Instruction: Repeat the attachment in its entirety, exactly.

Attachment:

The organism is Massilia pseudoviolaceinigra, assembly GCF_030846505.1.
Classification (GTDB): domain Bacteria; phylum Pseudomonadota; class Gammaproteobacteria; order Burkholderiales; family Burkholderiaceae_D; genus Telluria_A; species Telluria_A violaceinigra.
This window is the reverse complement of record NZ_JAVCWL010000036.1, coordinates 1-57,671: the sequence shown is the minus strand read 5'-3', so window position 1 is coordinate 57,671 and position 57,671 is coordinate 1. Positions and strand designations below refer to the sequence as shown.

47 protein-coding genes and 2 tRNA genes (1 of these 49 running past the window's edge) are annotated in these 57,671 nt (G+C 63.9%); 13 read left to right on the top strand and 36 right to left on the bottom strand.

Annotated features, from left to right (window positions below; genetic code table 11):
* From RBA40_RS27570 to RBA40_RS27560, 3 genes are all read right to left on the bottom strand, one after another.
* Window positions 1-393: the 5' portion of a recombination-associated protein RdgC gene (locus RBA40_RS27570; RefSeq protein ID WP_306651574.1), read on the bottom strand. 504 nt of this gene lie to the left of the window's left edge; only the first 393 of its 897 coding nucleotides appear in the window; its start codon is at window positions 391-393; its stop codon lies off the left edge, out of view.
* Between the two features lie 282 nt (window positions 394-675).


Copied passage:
The organism is Massilia pseudoviolaceinigra, assembly GCF_030846505.1.
Classification (GTDB): domain Bacteria; phylum Pseudomonadota; class Gammaproteobacteria; order Burkholderiales; family Burkholderiaceae_D; genus Telluria_A; species Telluria_A violaceinigra.
This window is the reverse complement of record NZ_JAVCWL010000036.1, coordinates 1-57,671: the sequence shown is the minus strand read 5'-3', so window position 1 is coordinate 57,671 and position 57,671 is coordinate 1. Positions and strand designations below refer to the sequence as shown.

47 protein-coding genes and 2 tRNA genes (1 of these 49 running past the window's edge) are annotated in these 57,671 nt (G+C 63.9%); 13 read left to right on the top strand and 36 right to left on the bottom strand.

Annotated features, from left to right (window positions below; genetic code table 11):
* From RBA40_RS27570 to RBA40_RS27560, 3 genes are all read right to left on the bottom strand, one after another.
* Window positions 1-393: the 5' portion of a recombination-associated protein RdgC gene (locus RBA40_RS27570; RefSeq protein ID WP_306651574.1), read on the bottom strand. 504 nt of this gene lie to the left of the window's left edge; only the first 393 of its 897 coding nucleotides appear in the window; its start codon is at window positions 391-393; its stop codon lies off the left edge, out of view.
* Between the two features lie 282 nt (window positions 394-675).